Just before waving the white flag, she was down to 7% in late November polling by the UC Berkeley Institute of Governmental Studies. An early November survey by the Public Policy Institute of California showed Harris at 8%.
Leading the Berkeley IGS poll were Vermont Sen. Bernie Sanders with 24% and Massachusetts Sen. Elizabeth Warren at 22%. Then came former Vice President Joe Biden, 14%, and South Bend, Ind., Mayor Pete Buttigieg, 12%.
Based on participants’ second choices, the poll indicated that Warren and Biden would capture the largest share of Harris’ meager support. But, again, it’s likely that many Californians won’t decide whom to vote for until they see how candidates run in earlier races.
Former New York City Mayor Michael R. Bloomberg won’t be tested in the four early contests, at least directly. He isn’t putting himself on ballots until Super Tuesday. Regardless, his fate also will largely be determined by those early states. If a candidate or two catches fire, Bloomberg might as well give up. But if top-tier candidates falter — especially Biden — an opportunity will open for the New Yorker.
A new poll from the Public Policy Institute of California shows 55% of likely voters said their main interest was ousting President Trump. Only 36% preferred a nominee who they mostly agreed with on issues.
Harris had been bestowed with endorsements from establishment Democrats in California, led by Gov. Gavin Newsom. Many who endorsed her felt an obligation to be a team player with the state political power structure. Now they’re free to endorse anyone they wish.
Newsom was swamped with phone calls from candidates and their surrogates immediately after Harris bowed out. The buzzards have been zeroing in on stranded Harris supporters.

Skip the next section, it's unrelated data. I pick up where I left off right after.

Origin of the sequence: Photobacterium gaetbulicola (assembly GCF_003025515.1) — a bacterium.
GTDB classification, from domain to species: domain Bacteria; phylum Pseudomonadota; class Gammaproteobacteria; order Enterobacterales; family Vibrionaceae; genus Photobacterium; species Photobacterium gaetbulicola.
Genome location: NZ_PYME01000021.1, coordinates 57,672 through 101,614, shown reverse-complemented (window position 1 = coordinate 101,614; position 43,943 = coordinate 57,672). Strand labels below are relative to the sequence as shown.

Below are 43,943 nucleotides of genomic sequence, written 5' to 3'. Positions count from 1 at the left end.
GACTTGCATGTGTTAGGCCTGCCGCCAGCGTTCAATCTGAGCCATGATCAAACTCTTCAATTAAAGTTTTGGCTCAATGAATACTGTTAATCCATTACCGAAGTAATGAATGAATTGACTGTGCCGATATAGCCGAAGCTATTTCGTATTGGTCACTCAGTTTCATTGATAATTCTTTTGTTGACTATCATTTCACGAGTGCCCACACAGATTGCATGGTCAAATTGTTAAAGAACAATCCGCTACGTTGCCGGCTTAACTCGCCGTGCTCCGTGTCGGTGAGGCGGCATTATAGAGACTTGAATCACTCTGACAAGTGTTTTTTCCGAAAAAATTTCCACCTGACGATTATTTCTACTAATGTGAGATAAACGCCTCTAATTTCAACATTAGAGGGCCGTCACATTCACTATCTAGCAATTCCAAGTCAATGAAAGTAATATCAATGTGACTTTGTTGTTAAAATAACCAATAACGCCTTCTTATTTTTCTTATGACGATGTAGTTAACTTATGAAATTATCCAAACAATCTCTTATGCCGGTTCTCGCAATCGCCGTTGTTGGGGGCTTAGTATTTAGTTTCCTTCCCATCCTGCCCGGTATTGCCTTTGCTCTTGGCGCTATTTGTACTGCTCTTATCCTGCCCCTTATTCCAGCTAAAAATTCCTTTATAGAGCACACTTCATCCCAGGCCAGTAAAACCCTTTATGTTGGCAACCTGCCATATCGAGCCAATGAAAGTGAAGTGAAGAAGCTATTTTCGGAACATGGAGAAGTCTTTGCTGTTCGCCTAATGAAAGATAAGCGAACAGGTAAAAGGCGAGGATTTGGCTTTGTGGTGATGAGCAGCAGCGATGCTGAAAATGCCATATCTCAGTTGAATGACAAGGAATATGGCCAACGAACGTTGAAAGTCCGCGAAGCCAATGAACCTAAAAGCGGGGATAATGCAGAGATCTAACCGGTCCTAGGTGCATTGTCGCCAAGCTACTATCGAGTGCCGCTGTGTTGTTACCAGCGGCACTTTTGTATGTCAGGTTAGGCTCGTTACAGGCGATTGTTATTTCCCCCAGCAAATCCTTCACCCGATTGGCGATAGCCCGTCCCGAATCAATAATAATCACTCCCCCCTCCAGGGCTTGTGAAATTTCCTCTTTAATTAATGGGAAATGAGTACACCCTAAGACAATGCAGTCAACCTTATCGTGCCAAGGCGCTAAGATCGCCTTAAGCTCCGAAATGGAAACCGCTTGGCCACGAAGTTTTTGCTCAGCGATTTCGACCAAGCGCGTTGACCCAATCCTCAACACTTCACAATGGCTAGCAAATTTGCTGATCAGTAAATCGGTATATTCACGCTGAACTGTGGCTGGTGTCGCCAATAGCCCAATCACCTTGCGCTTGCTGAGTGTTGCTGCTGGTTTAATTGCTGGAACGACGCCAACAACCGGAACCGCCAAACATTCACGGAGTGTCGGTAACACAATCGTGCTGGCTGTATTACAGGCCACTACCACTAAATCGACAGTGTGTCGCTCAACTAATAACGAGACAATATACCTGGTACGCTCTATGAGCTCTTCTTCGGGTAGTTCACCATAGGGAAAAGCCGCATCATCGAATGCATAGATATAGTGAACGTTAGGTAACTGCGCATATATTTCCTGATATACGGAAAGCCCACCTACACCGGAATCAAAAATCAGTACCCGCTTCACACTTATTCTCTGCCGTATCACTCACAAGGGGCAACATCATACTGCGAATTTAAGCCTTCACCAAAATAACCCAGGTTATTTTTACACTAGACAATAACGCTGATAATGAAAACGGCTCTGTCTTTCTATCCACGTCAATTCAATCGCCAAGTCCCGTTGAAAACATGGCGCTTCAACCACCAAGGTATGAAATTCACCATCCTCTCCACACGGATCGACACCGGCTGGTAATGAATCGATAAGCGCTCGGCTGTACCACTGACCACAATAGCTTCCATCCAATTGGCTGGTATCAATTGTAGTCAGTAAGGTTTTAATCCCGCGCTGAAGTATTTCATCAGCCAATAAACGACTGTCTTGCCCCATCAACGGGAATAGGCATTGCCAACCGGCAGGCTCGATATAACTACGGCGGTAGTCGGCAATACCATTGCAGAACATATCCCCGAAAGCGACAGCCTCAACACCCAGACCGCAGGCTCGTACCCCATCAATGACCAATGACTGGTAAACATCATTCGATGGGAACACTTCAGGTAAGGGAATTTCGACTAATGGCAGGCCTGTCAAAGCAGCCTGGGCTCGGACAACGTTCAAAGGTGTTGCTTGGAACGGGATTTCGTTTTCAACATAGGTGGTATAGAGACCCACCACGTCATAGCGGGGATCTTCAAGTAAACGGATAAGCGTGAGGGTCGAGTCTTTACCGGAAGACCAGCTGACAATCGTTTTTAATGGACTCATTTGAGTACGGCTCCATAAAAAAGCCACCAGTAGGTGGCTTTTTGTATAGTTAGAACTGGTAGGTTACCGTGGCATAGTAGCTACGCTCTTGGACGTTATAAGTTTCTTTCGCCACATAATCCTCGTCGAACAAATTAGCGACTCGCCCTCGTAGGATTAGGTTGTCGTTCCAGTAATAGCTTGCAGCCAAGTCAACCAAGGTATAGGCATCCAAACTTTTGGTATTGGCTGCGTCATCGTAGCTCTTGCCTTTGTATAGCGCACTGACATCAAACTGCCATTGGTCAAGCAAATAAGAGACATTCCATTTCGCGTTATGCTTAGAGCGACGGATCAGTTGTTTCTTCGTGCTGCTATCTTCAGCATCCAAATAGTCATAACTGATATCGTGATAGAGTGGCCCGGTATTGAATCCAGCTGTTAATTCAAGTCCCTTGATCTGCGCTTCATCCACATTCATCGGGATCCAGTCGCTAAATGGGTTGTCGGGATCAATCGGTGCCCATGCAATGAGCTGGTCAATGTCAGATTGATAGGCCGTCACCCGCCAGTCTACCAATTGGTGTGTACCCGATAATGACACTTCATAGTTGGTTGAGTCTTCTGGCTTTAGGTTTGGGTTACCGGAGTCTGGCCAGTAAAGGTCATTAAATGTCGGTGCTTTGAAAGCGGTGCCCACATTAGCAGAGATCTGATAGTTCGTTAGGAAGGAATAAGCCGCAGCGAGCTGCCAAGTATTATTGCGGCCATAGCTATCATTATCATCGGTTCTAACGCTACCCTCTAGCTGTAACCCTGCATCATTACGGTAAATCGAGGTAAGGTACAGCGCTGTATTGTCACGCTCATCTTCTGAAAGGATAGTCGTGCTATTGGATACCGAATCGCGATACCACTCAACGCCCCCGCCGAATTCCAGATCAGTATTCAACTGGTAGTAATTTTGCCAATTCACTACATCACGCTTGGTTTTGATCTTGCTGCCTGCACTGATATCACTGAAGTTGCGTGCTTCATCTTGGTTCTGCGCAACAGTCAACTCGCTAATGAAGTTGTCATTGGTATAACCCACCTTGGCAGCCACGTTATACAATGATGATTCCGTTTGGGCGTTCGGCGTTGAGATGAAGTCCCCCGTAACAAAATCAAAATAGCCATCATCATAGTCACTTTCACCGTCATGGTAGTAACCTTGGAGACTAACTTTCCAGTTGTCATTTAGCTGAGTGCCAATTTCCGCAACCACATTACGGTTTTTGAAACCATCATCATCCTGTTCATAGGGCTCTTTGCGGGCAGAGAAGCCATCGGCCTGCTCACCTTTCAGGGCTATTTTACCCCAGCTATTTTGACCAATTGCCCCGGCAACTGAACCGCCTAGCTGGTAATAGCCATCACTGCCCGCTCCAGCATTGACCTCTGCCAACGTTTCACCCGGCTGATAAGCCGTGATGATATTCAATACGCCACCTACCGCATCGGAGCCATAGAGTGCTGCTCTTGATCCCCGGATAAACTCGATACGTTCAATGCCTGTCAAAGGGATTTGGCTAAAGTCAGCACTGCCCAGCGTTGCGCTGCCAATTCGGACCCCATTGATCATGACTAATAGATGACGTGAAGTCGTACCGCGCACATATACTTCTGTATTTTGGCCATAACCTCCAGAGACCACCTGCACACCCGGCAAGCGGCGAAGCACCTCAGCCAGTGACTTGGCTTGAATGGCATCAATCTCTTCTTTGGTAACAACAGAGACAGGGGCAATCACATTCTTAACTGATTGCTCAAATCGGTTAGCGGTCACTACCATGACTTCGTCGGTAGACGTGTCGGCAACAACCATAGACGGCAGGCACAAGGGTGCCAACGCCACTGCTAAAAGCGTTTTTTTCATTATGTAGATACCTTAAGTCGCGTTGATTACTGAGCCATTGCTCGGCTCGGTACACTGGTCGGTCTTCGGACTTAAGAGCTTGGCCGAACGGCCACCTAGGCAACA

The governor is not inclined to endorse anyone else, at least for now. But as the primary gets closer, pressure will mount on him to give some candidate a boost.
“There’s nothing worse than every day having to answer the same question about ‘are you going to get involved?’” says Carrick, longtime chief strategist for Democratic Sen. Dianne Feinstein of California. “It doesn’t look like you’re exercising leadership. And the pressure is so much greater now because of Trump” and the Democrats’ passion to oust him.
But generally, endorsements aren’t worth much unless they result in significant grass-roots volunteer work or are written on the back of a check. Harris had a large cadre of California contributors and fundraisers who now are being recruited by other candidates.
“Those people are up for grabs,” says South, who was chief strategist for former Gov. Gray Davis, a fundraising glutton. “They can go where they want now without being viewed as traitors” to Harris.
But, South adds: “California’s big donors are pretty independent. They play the field. Many have multiple candidates they give to for the same office. They’re very discriminating. They don’t need recommendations from others.”
The California race is wide open, but not because Harris got out. It’s because no other states have voted yet.